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The Solution To Stereotypes Essay

956 words - 4 pages

As long as stereotypes remain a part of society, justice cannot be upheld due to the bias and prejudice of these misconceptions. Specifically, in the novel To Kill a Mockingbird, Harper Lee displays the outcome of a racist and stereotypical society through the eyes of the young protagonist Jean Louise (Scout) Finch. As Scout matures, she begins to notice the myriad of flaws and imperfections within her society and as a result, Scout’s father, Atticus Finch, teaches her to look past an individual's exterior. Thus, Harper Lee's To Kill a Mockingbird displays the physical consequences of stereotypes as well as how they limit, restrict, and govern the actions of humans; ultimately, this exhibits the destructive nature of stereotypes that also prevents individual growth.
The physical consequences of stereotypes are exhibited countless times throughout the novel. For those who do not conform, its aftermath includes scrutiny, isolation, and even death. When Atticus Finch decides to defend a black man, he is bombarded with criticism. His own nephew Francis said, "‘...Grandma says it's bad enough he lets you all run wild, but now he's turned out a n*****-lover we'll never be able to walk the streets of Maycomb agin. He's ruinin' the family, that's what he's doin'" (Lee 83). Due to Maycomb's intolerance for coloured people, Atticus Finch is shunned by society. Furthermore, this scrutiny extends past Atticus himself and causes his family to face hardships; this is seen as Scout and Jem are mistreated by Maycomb's white community because they do not approve of their father’s actions. Yet, even more atrocious were the unjust actions geared towards Tom Robinson. “‘The state has not produced one iota of medical evidence to the effect that the crime Tom Robinson is charged with ever took place’” (203). In the end, Tom Robinson was charged as guilty and died, despite the lack of evidence against him and the evidence which supported him. Maycomb is a society built on the belief that whites are better than blacks. In other words, regardless of the events at the trial, the jury never intended to give a fair verdict due to their societal beliefs. All in all, stereotypes are destructive as they result in pain and remorse.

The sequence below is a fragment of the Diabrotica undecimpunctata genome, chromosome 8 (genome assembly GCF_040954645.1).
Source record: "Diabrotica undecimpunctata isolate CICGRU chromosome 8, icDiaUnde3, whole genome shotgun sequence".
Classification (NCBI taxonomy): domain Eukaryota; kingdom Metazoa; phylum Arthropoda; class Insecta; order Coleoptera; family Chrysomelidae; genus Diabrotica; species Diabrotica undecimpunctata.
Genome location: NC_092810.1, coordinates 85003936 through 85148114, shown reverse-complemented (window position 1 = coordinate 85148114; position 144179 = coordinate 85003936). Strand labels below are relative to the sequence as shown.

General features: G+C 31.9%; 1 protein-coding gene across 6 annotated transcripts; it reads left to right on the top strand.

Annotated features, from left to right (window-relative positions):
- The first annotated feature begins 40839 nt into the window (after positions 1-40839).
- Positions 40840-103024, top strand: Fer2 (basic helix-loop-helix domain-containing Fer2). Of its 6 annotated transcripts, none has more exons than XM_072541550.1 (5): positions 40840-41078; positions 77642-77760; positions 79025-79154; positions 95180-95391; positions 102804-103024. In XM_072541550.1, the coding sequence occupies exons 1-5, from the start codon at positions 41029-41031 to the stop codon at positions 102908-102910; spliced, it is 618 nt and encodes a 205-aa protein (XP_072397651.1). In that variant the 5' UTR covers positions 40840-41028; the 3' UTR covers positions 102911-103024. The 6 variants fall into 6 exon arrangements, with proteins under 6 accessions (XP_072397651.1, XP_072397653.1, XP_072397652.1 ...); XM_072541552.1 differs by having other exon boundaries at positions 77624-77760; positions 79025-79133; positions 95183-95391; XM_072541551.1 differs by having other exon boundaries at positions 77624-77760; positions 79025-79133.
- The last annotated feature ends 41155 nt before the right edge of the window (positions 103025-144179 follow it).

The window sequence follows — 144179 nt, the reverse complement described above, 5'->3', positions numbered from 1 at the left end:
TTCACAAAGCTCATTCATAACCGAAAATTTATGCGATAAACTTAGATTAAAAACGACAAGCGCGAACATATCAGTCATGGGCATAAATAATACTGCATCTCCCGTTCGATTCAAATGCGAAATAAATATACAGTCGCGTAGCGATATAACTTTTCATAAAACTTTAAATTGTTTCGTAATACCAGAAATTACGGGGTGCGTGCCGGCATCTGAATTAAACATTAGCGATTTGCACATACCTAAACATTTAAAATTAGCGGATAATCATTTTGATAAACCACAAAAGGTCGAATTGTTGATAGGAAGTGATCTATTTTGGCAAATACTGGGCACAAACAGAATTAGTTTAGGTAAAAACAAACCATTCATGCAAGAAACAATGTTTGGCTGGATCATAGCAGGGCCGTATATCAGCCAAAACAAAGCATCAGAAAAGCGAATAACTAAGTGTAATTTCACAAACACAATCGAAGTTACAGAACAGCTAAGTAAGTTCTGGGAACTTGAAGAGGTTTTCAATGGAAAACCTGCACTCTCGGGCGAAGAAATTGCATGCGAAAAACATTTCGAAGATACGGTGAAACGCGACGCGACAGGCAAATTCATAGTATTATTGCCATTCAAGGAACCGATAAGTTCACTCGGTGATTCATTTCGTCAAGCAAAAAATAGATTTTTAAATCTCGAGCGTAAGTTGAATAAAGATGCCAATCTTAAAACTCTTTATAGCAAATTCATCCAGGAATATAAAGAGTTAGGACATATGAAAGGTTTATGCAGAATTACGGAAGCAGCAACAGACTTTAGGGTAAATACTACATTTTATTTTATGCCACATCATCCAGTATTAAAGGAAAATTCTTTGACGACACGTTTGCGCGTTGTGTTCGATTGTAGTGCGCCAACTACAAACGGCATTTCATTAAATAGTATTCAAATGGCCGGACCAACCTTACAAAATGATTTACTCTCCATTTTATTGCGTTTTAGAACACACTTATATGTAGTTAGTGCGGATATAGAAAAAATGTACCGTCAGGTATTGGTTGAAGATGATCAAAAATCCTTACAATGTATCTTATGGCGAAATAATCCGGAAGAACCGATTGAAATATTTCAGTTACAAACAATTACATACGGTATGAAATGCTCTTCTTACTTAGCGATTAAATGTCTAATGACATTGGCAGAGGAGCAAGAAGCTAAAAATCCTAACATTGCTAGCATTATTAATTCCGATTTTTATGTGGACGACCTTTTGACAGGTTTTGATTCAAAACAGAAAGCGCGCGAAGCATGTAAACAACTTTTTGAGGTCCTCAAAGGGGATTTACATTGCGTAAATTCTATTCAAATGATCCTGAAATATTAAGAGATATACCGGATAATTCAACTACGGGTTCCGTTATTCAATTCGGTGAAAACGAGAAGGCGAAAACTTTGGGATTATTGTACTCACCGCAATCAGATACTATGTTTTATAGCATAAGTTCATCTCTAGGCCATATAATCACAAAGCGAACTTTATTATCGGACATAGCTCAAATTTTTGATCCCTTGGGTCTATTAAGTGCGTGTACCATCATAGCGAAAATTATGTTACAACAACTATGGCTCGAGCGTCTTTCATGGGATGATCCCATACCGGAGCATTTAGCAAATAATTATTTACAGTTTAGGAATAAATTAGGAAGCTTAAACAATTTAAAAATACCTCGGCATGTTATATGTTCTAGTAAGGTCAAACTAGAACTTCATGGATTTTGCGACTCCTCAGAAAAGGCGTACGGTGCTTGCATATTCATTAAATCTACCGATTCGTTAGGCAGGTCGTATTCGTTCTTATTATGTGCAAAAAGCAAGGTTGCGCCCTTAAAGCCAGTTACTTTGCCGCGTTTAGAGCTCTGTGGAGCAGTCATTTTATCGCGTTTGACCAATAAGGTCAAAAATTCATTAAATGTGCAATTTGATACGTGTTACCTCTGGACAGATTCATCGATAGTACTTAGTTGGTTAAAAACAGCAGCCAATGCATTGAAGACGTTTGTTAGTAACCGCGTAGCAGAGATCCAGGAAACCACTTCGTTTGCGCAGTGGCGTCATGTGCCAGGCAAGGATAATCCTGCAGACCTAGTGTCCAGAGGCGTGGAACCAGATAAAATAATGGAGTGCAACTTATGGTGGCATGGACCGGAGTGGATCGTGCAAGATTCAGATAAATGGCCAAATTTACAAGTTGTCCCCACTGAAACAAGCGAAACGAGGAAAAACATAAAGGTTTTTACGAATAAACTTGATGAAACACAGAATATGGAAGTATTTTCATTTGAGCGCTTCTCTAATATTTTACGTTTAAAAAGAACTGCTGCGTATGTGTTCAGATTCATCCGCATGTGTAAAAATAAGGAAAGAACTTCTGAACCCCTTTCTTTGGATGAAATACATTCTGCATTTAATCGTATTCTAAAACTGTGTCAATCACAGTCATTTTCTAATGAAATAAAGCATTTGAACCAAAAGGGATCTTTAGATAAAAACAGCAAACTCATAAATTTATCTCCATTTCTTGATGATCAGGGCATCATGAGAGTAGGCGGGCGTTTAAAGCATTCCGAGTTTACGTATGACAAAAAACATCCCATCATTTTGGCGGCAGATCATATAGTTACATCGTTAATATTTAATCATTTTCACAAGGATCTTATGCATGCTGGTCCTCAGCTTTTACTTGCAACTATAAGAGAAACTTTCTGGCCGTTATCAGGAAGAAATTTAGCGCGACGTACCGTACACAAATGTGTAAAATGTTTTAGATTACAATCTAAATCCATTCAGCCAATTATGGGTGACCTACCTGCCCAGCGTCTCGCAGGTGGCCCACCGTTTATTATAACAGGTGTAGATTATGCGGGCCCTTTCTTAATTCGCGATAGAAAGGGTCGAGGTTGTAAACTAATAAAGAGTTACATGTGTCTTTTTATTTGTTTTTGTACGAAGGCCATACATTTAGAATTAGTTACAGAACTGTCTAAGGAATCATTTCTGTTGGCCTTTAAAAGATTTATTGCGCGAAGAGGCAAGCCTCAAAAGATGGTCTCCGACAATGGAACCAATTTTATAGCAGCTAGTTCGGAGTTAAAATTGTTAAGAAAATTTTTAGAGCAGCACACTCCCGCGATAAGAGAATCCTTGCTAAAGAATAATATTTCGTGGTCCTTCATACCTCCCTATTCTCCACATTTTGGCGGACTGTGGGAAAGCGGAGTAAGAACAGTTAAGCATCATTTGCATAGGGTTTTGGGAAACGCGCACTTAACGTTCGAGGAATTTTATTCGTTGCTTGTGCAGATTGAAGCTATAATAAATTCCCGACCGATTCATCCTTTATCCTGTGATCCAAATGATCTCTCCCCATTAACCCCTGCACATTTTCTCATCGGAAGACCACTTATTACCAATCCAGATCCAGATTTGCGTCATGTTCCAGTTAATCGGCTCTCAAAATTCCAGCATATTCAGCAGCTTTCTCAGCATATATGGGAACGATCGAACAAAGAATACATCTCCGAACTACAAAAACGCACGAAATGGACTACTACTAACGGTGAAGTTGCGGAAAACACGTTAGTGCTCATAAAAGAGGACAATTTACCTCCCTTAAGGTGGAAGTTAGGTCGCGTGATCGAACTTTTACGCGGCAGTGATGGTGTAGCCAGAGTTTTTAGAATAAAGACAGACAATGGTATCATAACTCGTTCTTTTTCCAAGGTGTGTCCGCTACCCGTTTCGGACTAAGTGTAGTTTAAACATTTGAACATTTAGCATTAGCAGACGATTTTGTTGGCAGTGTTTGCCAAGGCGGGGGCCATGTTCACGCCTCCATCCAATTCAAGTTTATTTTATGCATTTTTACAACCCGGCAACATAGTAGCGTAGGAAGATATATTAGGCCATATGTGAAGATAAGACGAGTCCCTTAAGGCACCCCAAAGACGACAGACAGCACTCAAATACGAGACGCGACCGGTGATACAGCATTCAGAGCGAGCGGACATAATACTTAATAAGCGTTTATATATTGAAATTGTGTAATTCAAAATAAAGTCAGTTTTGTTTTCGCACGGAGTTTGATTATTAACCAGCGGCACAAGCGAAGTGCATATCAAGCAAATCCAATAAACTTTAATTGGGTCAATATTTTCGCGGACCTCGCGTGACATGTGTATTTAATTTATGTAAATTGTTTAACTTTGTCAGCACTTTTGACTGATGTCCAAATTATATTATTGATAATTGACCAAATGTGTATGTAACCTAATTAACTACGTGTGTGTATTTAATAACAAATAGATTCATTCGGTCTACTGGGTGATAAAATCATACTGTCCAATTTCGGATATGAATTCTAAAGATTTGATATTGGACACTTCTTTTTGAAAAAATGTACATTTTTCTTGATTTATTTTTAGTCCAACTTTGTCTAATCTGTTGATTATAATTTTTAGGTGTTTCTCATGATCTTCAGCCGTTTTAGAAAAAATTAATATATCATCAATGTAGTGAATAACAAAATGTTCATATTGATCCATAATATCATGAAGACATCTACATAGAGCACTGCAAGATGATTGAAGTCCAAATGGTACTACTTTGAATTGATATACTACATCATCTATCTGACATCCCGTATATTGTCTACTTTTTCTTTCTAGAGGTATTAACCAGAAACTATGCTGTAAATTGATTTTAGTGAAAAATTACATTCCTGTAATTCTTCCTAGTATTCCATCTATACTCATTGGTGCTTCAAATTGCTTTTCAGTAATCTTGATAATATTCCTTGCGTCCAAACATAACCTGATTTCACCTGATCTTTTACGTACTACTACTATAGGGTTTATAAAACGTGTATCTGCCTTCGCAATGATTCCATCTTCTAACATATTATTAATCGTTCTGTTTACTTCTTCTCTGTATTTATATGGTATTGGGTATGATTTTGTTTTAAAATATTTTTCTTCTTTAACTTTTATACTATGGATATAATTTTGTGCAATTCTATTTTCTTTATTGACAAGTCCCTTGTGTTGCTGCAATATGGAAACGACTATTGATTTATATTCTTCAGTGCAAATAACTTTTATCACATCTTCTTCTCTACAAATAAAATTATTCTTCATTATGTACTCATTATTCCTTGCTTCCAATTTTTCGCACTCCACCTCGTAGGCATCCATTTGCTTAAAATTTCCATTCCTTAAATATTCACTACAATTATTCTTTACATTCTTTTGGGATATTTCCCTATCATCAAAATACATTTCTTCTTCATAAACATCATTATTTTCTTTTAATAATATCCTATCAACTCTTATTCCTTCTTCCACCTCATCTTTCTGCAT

In addition, the presence of stereotypes limit and restrict the actions and ideas of individuals. This is because stereotypes are often delusions which are regarded as the truth. Throughout the entire novel, it is evident that those who are white are kept separate from those who are black. "Lula stopped, but she said, 'You ain't got no business bringin' white chillun here--they got their church, we got our'n. It is our church, ain't it, Miss Cal?'" (119). This is significant as these racial groups do not share public areas. Fundamentally, this limits the social circles of individuals as this stereotype restricts...

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